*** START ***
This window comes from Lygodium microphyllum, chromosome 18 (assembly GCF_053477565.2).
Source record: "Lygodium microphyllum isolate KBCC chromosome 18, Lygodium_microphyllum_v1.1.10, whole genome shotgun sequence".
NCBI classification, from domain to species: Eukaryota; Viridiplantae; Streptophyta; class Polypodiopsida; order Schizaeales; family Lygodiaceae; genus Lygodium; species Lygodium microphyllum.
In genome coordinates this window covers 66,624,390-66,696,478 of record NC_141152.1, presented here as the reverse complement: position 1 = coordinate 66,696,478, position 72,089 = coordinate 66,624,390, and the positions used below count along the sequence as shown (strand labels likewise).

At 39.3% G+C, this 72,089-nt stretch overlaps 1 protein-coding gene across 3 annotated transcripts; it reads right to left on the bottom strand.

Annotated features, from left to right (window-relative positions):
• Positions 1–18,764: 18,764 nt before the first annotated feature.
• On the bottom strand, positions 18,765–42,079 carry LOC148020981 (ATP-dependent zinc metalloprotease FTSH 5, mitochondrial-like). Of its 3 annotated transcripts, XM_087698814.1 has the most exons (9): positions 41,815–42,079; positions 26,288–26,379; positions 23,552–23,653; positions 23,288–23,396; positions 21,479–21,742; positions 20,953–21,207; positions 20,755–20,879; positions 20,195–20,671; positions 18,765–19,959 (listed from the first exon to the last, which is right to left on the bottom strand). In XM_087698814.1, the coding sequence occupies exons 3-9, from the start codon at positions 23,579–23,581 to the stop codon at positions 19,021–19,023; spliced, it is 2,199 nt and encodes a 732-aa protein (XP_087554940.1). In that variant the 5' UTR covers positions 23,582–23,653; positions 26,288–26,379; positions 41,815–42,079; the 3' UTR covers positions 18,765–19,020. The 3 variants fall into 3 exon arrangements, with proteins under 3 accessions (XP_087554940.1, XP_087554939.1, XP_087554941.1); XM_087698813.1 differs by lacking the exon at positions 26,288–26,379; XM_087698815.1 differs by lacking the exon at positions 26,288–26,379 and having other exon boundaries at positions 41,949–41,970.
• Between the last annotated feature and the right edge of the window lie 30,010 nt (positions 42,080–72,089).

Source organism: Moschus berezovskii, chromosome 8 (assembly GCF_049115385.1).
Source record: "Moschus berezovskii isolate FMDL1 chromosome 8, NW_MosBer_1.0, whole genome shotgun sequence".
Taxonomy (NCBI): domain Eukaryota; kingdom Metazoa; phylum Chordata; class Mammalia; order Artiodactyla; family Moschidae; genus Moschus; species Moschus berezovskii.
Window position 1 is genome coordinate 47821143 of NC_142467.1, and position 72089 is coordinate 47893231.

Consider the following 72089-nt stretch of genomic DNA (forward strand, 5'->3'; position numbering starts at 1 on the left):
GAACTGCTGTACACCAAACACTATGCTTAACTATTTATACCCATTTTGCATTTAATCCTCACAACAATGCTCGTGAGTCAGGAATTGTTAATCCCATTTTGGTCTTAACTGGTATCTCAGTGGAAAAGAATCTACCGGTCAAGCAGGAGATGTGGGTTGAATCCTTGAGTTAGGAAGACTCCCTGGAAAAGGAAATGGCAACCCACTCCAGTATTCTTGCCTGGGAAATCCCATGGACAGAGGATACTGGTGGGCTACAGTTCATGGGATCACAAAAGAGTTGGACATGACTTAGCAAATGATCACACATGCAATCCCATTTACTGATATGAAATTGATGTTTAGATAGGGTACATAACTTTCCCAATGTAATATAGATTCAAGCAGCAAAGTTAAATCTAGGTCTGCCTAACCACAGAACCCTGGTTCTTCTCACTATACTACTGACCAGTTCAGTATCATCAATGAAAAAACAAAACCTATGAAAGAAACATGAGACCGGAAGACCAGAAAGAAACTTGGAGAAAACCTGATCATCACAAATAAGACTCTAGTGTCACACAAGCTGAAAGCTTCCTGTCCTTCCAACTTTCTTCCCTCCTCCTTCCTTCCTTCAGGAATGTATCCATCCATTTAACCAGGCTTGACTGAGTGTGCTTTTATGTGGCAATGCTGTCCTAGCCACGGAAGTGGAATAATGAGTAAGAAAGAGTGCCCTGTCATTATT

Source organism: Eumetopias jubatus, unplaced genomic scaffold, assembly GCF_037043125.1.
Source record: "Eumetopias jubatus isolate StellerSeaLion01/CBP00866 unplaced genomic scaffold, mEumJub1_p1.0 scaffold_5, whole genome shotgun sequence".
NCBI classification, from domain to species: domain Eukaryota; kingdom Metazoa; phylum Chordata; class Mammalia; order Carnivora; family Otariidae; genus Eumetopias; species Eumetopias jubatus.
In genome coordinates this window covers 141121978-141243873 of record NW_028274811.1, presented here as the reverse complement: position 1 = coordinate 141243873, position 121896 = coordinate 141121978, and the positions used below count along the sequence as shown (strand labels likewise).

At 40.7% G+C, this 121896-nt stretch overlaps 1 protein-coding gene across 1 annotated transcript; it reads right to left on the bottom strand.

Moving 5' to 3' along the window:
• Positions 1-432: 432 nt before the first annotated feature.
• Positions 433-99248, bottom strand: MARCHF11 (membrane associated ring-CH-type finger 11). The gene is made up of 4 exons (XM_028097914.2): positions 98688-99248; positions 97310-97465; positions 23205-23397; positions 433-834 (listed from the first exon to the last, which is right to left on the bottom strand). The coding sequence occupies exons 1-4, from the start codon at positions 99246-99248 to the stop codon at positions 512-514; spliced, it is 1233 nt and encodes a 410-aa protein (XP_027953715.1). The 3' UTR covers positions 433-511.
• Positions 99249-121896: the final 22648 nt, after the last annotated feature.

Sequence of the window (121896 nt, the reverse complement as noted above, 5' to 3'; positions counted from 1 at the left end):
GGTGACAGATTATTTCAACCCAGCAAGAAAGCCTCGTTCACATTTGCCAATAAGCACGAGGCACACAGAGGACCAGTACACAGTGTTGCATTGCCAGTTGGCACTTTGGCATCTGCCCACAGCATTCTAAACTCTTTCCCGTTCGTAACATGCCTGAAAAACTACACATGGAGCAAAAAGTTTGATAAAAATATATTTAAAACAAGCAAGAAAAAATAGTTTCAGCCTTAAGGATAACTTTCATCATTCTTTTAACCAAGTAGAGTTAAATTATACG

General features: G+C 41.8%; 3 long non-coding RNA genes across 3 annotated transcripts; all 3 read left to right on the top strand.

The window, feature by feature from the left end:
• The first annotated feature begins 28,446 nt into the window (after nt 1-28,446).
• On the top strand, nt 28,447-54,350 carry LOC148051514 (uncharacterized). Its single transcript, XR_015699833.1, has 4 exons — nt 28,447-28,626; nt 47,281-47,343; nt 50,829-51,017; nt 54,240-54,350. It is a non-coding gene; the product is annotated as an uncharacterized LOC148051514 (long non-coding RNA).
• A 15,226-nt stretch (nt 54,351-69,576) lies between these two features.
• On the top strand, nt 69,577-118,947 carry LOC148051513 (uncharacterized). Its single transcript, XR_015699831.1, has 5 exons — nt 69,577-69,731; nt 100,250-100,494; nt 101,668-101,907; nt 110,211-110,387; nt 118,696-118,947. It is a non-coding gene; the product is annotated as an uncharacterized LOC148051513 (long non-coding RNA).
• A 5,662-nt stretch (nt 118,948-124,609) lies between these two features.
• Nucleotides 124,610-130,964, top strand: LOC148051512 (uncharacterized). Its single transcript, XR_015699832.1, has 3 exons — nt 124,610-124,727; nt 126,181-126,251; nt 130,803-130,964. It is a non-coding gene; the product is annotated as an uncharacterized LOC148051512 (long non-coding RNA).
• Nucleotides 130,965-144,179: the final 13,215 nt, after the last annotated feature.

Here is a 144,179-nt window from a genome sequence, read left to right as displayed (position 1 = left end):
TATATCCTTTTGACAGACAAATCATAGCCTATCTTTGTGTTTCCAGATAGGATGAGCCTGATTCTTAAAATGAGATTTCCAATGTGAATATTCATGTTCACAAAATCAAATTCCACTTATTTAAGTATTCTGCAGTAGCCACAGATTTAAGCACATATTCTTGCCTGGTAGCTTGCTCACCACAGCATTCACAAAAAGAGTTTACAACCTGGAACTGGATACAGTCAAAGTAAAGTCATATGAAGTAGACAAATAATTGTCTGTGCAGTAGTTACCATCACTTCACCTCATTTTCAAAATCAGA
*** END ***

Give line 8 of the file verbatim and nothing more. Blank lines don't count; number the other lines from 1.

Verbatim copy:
• On the bottom strand, positions 18,765–42,079 carry LOC148020981 (ATP-dependent zinc metalloprotease FTSH 5, mitochondrial-like). Of its 3 annotated transcripts, XM_087698814.1 has the most exons (9): positions 41,815–42,079; positions 26,288–26,379; positions 23,552–23,653; positions 23,288–23,396; positions 21,479–21,742; positions 20,953–21,207; positions 20,755–20,879; positions 20,195–20,671; positions 18,765–19,959 (listed from the first exon to the last, which is right to left on the bottom strand). In XM_087698814.1, the coding sequence occupies exons 3-9, from the start codon at positions 23,579–23,581 to the stop codon at positions 19,021–19,023; spliced, it is 2,199 nt and encodes a 732-aa protein (XP_087554940.1). In that variant the 5' UTR covers positions 23,582–23,653; positions 26,288–26,379; positions 41,815–42,079; the 3' UTR covers positions 18,765–19,020. The 3 variants fall into 3 exon arrangements, with proteins under 3 accessions (XP_087554940.1, XP_087554939.1, XP_087554941.1); XM_087698813.1 differs by lacking the exon at positions 26,288–26,379; XM_087698815.1 differs by lacking the exon at positions 26,288–26,379 and having other exon boundaries at positions 41,949–41,970.